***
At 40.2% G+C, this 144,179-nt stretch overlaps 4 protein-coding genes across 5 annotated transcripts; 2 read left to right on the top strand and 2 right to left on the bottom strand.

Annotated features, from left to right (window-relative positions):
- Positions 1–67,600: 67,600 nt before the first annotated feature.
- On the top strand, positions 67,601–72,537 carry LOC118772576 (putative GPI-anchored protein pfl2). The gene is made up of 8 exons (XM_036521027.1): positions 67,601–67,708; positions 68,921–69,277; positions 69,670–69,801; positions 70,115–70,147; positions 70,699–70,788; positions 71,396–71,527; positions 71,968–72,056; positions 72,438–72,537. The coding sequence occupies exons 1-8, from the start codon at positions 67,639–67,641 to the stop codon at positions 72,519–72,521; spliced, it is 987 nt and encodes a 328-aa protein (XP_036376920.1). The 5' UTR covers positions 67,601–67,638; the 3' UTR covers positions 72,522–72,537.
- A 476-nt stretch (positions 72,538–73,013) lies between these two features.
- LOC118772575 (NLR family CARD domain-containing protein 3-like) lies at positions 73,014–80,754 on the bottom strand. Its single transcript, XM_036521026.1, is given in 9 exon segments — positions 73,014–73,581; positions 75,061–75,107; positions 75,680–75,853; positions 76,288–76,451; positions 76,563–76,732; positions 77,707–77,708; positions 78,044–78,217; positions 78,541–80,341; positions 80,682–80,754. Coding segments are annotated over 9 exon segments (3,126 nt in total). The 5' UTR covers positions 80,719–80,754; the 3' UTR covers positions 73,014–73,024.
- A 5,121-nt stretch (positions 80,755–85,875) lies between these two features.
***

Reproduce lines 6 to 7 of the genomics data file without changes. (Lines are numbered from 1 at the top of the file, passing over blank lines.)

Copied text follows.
- LOC118772575 (NLR family CARD domain-containing protein 3-like) lies at positions 73,014–80,754 on the bottom strand. Its single transcript, XM_036521026.1, is given in 9 exon segments — positions 73,014–73,581; positions 75,061–75,107; positions 75,680–75,853; positions 76,288–76,451; positions 76,563–76,732; positions 77,707–77,708; positions 78,044–78,217; positions 78,541–80,341; positions 80,682–80,754. Coding segments are annotated over 9 exon segments (3,126 nt in total). The 5' UTR covers positions 80,719–80,754; the 3' UTR covers positions 73,014–73,024.
- A 5,121-nt stretch (positions 80,755–85,875) lies between these two features.